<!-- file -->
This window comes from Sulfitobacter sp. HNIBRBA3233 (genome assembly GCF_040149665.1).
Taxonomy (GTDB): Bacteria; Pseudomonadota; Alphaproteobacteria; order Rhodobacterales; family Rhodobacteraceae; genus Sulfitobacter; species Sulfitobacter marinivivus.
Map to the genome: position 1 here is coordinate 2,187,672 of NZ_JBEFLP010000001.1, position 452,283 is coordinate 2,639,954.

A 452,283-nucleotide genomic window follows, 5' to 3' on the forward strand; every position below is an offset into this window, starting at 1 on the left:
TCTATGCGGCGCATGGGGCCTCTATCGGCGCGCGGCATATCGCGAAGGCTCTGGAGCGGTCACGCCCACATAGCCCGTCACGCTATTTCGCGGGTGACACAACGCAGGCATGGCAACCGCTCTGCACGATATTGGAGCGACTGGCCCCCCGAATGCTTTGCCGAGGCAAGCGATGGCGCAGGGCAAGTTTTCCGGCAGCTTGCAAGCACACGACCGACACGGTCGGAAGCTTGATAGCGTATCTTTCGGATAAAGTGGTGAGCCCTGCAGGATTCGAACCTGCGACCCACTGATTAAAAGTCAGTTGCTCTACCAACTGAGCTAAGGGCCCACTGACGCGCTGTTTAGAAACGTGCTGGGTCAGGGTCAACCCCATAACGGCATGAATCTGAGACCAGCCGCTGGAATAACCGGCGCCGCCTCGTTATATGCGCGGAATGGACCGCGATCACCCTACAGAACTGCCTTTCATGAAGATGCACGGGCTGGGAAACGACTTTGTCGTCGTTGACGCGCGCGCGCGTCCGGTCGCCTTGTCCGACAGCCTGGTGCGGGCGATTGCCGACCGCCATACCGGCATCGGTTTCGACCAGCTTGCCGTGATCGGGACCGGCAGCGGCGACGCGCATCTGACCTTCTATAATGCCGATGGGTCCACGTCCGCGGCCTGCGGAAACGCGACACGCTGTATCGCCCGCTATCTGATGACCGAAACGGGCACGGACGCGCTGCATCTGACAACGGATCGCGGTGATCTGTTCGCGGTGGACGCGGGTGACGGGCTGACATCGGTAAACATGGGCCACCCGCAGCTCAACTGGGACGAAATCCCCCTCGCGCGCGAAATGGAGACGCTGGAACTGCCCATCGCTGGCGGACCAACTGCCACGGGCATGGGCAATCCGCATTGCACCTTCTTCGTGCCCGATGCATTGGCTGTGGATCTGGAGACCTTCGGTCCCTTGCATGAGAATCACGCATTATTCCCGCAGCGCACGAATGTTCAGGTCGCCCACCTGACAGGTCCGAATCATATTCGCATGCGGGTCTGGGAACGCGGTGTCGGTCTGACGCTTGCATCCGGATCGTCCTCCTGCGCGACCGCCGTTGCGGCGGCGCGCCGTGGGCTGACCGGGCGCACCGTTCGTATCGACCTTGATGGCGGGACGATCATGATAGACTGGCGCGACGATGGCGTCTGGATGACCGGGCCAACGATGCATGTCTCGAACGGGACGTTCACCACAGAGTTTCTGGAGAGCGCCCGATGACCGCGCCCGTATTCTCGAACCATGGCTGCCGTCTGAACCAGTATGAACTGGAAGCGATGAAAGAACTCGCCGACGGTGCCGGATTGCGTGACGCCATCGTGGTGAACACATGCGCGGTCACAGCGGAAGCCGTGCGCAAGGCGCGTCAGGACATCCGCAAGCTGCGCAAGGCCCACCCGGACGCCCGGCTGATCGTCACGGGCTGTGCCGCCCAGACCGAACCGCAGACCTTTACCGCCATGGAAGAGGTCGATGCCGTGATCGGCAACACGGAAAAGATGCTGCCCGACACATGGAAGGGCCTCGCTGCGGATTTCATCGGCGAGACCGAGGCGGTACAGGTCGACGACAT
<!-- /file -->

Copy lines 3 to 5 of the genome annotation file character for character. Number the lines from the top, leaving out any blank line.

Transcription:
Map to the genome: position 1 here is coordinate 2,187,672 of NZ_JBEFLP010000001.1, position 452,283 is coordinate 2,639,954.

A 452,283-nucleotide genomic window follows, 5' to 3' on the forward strand; every position below is an offset into this window, starting at 1 on the left:
TCTATGCGGCGCATGGGGCCTCTATCGGCGCGCGGCATATCGCGAAGGCTCTGGAGCGGTCACGCCCACATAGCCCGTCACGCTATTTCGCGGGTGACACAACGCAGGCATGGCAACCGCTCTGCACGATATTGGAGCGACTGGCCCCCCGAATGCTTTGCCGAGGCAAGCGATGGCGCAGGGCAAGTTTTCCGGCAGCTTGCAAGCACACGACCGACACGGTCGGAAGCTTGATAGCGTATCTTTCGGATAAAGTGGTGAGCCCTGCAGGATTCGAACCTGCGACCCACTGATTAAAAGTCAGTTGCTCTACCAACTGAGCTAAGGGCCCACTGACGCGCTGTTTAGAAACGTGCTGGGTCAGGGTCAACCCCATAACGGCATGAATCTGAGACCAGCCGCTGGAATAACCGGCGCCGCCTCGTTATATGCGCGGAATGGACCGCGATCACCCTACAGAACTGCCTTTCATGAAGATGCACGGGCTGGGAAACGACTTTGTCGTCGTTGACGCGCGCGCGCGTCCGGTCGCCTTGTCCGACAGCCTGGTGCGGGCGATTGCCGACCGCCATACCGGCATCGGTTTCGACCAGCTTGCCGTGATCGGGACCGGCAGCGGCGACGCGCATCTGACCTTCTATAATGCCGATGGGTCCACGTCCGCGGCCTGCGGAAACGCGACACGCTGTATCGCCCGCTATCTGATGACCGAAACGGGCACGGACGCGCTGCATCTGACAACGGATCGCGGTGATCTGTTCGCGGTGGACGCGGGTGACGGGCTGACATCGGTAAACATGGGCCACCCGCAGCTCAACTGGGACGAAATCCCCCTCGCGCGCGAAATGGAGACGCTGGAACTGCCCATCGCTGGCGGACCAACTGCCACGGGCATGGGCAATCCGCATTGCACCTTCTTCGTGCCCGATGCATTGGCTGTGGATCTGGAGACCTTCGGTCCCTTGCATGAGAATCACGCATTATTCCCGCAGCGCACGAATGTTCAGGTCGCCCACCTGACAGGTCCGAATCATATTCGCATGCGGGTCTGGGAACGCGGTGTCGGTCTGACGCTTGCATCCGGATCGTCCTCCTGCGCGACCGCCGTTGCGGCGGCGCGCCGTGGGCTGACCGGGCGCACCGTTCGTATCGACCTTGATGGCGGGACGATCATGATAGACTGGCGCGACGATGGCGTCTGGATGACCGGGCCAACGATGCATGTCTCGAACGGGACGTTCACCACAGAGTTTCTGGAGAGCGCCCGATGACCGCGCCCGTATTCTCGAACCATGGCTGCCGTCTGAACCAGTATGAACTGGAAGCGATGAAAGAACTCGCCGACGGTGCCGGATTGCGTGACGCCATCGTGGTGAACACATGCGCGGTCACAGCGGAAGCCGTGCGCAAGGCGCGTCAGGACATCCGCAAGCTGCGCAAGGCCCACCCGGACGCCCGGCTGATCGTCACGGGCTGTGCCGCCCAGACCGAACCGCAGACCTTTACCGCCATGGAAGAGGTCGATGCCGTGATCGGCAACACGGAAAAGATGCTGCCCGACACATGGAAGGGCCTCGCTGCGGATTTCATCGGCGAGACCGAGGCGGTACAGGTCGACGACAT